Crisis in the Euro Zone: The bourgeoisie has no alternative to austerity

3 posts / 0 new
Last post
Crisis in the Euro Zone: The bourgeoisie has no alternative to austerity
Printer-friendly version

The discussion that follows was prompted by the article: Crisis in the Euro Zone: The bourgeoisie has no alternative to austerity. The discussion was initiated by jk1921.
Below is the discussion so far. Feel free to add your own comments!

There is a lot to mull over

There is a lot to mull over in here. In particular, the relationship between growth and debt. However, perhaps a broader issue that is implied here, but upon which no clear judgement is passed in the article, is the nature of the Euro and the European Union itself. The ICC has said for a long time that the EU is an economic union, not an imperialist one. That's fine, but what about the nature of the EU and the common currency as economic institutions? Has the Euro expeirment failed--as evidenced by the current crisis? Or is it working more or less as planned, as a trans-national state captialist measure, whereby the larger economies are working (not without difficulty) to contain the danger to the system posed by the weaker economies? How did we get to a situation where such peripheral economies as Greece, Spain, Ireland, Portugal are posing such an existential threat to the global system? Or does the focus on the PIGS obscure systemic weaknesses that are present in the larger economies as well (Certainly there is some evidence for this as witnessed by increasing fears over Italy)? Still, we hear a lot about the German success story--how its refusal to fall for the easy temptation of out and out austerity (quite in contrast to their demands for other countries) has allowed it to ride above the tide.

Internationally, it does seem as if the page is turning against UK/Republican style austerity towards a more direct embrace of stimulus once again--using Germany as some kind of model. The article sees this as an example of the growing incoherence of the bourgeoisie, which has no clear idea about how to address the impasse the system has reached. That is probably right in the "long run." Still, we hear a lot in the media about how the problems facing the world are now more "political" than "economic." Certainly, this misses the longer run picture, but in the shorter term there is some truth to that. We see it especially in the U.S., but also it would seem in the European situation and I think the article misses some of the depth of that part of the equation. What about the prospects for a "fiscal union"? Is that even politically possible? If it is, would it help? Perhaps the answer to that is implicit in the final paragraph of the article, where it is suggested we are on a time scale of months, rather than years or deacdes.

Still, I think the article falls for some simplisitc forumale--using the phrase "collapse" far too liberally and also raising the boogeyman of rampant inflation once again, something, which despite all predictions, we simply have not experienced as of yet. It seems that there are some dynamics to the current situation we have not entirely grasped.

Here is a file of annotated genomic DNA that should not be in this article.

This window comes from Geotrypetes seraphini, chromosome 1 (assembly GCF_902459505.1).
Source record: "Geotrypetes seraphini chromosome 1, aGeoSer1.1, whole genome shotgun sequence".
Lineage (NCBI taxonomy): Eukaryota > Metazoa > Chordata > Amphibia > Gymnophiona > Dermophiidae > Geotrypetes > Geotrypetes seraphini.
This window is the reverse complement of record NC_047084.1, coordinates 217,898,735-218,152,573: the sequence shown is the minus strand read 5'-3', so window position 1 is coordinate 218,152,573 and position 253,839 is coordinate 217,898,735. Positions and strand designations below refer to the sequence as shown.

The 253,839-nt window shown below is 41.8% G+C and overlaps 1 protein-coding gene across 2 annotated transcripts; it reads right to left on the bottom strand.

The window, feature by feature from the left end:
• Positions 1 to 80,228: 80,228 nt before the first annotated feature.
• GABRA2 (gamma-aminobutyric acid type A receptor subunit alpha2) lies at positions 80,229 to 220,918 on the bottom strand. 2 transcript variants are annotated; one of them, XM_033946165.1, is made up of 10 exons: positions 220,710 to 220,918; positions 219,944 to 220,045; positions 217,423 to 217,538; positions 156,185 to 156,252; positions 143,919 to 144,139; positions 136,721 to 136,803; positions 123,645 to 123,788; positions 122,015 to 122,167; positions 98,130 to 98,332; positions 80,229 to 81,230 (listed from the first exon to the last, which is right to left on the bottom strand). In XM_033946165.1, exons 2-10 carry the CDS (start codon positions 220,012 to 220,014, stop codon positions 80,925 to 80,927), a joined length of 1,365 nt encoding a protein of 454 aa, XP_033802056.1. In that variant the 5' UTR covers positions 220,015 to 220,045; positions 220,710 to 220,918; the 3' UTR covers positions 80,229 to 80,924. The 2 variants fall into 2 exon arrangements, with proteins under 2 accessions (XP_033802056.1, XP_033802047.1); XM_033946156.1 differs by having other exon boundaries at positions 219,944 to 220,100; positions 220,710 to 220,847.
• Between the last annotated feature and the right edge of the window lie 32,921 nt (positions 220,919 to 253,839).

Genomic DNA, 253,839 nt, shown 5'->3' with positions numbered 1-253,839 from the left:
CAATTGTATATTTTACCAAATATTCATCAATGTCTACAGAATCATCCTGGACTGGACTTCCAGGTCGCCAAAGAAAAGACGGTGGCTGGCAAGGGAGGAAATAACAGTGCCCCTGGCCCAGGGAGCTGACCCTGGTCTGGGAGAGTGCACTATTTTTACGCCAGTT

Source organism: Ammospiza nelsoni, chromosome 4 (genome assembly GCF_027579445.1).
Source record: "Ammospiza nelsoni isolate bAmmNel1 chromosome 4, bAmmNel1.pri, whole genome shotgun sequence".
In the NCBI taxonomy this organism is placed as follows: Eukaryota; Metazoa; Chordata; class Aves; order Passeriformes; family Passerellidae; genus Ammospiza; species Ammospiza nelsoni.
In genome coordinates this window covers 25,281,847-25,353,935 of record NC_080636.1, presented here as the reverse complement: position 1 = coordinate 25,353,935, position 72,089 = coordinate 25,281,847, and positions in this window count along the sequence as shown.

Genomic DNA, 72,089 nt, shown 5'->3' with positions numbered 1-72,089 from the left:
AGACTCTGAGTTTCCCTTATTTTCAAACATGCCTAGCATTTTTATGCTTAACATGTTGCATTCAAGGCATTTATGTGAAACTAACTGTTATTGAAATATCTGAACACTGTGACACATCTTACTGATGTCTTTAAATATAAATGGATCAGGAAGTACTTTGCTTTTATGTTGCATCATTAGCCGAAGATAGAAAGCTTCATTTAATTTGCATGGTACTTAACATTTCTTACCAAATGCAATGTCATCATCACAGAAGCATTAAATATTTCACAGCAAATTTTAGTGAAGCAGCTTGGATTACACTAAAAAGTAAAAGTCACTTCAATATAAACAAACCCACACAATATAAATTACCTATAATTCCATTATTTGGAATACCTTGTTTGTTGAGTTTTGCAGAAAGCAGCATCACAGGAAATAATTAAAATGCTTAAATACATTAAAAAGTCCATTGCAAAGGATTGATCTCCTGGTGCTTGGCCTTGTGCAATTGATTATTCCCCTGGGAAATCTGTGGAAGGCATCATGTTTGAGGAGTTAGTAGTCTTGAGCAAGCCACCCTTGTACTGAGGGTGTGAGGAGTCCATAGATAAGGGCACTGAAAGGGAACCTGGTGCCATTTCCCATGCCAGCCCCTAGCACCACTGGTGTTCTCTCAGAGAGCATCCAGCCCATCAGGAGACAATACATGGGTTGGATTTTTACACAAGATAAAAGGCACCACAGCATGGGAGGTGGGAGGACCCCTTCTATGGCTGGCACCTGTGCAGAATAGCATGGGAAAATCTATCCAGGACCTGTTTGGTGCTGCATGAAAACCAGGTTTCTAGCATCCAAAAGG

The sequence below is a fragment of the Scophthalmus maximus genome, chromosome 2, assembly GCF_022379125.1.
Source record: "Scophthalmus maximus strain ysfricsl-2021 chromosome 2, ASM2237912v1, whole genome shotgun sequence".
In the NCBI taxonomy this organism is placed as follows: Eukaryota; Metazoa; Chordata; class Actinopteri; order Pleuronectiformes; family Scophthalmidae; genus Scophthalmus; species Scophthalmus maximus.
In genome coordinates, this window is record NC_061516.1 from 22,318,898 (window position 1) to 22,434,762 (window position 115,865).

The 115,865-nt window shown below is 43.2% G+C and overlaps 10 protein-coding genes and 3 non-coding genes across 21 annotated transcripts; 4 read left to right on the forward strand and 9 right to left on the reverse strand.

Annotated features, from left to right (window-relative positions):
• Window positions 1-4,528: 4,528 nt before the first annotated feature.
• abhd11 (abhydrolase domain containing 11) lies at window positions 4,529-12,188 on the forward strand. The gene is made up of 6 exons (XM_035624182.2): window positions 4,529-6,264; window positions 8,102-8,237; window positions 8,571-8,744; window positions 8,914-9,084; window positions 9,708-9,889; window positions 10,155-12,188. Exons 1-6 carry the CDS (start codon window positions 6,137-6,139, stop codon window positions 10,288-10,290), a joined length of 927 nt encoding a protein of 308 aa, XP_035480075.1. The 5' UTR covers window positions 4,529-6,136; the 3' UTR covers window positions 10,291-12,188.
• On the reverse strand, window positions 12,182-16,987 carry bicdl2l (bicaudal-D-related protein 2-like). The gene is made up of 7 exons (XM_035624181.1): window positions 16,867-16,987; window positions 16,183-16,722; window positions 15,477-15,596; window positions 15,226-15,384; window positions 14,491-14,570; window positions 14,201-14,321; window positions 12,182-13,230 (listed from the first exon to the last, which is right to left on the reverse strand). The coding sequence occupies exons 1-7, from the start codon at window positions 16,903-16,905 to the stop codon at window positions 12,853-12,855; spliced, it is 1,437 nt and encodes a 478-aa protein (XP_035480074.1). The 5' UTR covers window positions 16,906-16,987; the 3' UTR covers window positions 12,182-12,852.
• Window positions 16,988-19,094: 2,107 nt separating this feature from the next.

The "brilliant" idea of

The "brilliant" idea of recovery is losing some of its brilliance in the UK. No sign of it in Mr Cameron's recent pronouncements, just doom and gloom all round, and scathing attacks on scroungers and those 'who live off welfare', and those who 'want something for nothing.' Does the bourgeoisie really believe that we like living like beggars, or love having to live with mum and dad at the age of 28 because, with no job, there's no alternative. And as to something for nothing... Well THEY should know. Hasn't the bourgeoisie had everything for nothing all it's life? Good housing, good food, good education, good holidays, good cultural access, all its life, and all for nothing! That is to say, with money freely available to them, and thus no limitations on life's possibilities, and with all the profits produced by workers at their service, don't they get everything "for nothing"?

It's not fair, says the bourgeoisie, in the shape of Mr Cameron, that those who don't want to work (ie can't find a job, or have given up looking for one in depressed misery) should get just as much to live on, in hand-outs, as those who go to work get in the form of a wage! (This should give all workers, employed or otherwise, considerable food for thought. In fact, given the low level of renumeration both for workers who've got a job, and those eternal holiday-makers the youthful unemployed, the way things are going, this food for thought may soon emerge as the only sustenance available to either! )

Who does Mr C think he's talking too? This is not the early seventies, when Ted Heath used to appear on the telly every night, or so it seemed, if the electricity was on in your zone, ranting at striking workers and shouting: "We've had enough. We've had enough" like a Greek chorus. Nor is it the eighties, with Mrs T urging all to "get on your bikes and go and look for a job"; presumably something she'd done a lot of in her youth, before becoming chief referee in the street violence between police and striking coal-miners. No, times are different now. True, austerity is much worse: but then so is the crisis. True, the bourgeoisie still rule: but their dictatorship is more apparent now than it used to be. True, there is not at the moment the degree of class vigor and militancy that there was then: but it's also true that bourgeois threats are losing potency, and that union sabotage is wearing thin. So as the time arrives for the re-emergence of a proletarian response, the bourgeoisie, weighed down with the need to impose austerity, is likely to find itself wrong-footed in the face of its class enemy.